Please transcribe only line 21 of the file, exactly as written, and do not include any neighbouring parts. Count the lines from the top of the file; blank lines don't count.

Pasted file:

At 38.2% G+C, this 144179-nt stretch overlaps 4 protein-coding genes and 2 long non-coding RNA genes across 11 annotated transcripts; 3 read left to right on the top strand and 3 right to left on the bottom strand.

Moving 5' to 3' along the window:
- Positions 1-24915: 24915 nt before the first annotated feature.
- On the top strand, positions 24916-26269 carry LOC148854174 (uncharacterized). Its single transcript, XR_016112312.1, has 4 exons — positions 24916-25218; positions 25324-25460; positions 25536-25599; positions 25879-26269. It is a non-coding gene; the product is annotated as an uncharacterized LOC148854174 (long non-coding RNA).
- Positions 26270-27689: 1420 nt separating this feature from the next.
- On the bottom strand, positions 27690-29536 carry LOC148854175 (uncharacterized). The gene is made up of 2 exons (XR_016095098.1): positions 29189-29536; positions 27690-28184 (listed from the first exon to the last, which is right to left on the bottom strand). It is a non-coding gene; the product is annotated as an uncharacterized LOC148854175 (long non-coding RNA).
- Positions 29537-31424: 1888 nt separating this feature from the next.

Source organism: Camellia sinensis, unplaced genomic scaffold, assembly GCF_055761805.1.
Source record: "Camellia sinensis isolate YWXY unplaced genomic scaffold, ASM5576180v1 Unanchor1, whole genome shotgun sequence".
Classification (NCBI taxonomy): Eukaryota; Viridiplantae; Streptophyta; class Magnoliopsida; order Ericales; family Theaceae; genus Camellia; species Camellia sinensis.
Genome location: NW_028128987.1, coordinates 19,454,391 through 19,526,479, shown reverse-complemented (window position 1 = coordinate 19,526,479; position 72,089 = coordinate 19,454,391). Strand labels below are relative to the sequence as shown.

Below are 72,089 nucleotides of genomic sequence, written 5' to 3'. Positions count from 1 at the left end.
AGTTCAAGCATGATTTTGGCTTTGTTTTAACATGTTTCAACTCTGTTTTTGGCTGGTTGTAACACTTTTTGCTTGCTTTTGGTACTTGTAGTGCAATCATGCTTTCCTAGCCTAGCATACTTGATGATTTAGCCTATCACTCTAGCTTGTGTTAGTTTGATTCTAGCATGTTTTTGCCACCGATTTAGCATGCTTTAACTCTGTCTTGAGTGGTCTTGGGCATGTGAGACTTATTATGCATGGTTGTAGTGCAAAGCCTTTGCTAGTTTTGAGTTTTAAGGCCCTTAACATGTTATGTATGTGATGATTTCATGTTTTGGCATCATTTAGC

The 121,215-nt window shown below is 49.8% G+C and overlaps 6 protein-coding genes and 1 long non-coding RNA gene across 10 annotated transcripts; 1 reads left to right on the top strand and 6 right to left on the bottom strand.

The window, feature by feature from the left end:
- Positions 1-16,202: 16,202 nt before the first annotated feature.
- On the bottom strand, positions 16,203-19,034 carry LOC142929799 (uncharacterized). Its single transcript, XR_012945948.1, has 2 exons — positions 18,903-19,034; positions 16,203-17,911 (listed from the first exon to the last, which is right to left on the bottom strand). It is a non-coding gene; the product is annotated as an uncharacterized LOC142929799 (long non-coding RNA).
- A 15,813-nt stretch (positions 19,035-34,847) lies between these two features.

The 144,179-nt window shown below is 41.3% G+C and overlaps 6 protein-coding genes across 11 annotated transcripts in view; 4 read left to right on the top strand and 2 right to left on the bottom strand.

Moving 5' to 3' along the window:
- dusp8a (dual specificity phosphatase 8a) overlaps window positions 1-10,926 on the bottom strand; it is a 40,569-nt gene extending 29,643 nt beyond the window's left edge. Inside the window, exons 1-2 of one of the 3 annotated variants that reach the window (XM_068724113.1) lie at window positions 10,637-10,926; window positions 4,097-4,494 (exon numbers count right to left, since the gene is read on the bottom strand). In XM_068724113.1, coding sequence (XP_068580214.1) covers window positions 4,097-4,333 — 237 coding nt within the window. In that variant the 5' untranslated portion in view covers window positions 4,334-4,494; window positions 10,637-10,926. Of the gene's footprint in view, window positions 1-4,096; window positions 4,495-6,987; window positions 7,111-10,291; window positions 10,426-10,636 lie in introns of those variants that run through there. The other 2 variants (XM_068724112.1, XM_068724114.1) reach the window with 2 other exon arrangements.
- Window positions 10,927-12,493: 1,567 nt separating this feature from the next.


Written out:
- dusp8a (dual specificity phosphatase 8a) overlaps window positions 1-10,926 on the bottom strand; it is a 40,569-nt gene extending 29,643 nt beyond the window's left edge. Inside the window, exons 1-2 of one of the 3 annotated variants that reach the window (XM_068724113.1) lie at window positions 10,637-10,926; window positions 4,097-4,494 (exon numbers count right to left, since the gene is read on the bottom strand). In XM_068724113.1, coding sequence (XP_068580214.1) covers window positions 4,097-4,333 — 237 coding nt within the window. In that variant the 5' untranslated portion in view covers window positions 4,334-4,494; window positions 10,637-10,926. Of the gene's footprint in view, window positions 1-4,096; window positions 4,495-6,987; window positions 7,111-10,291; window positions 10,426-10,636 lie in introns of those variants that run through there. The other 2 variants (XM_068724112.1, XM_068724114.1) reach the window with 2 other exon arrangements.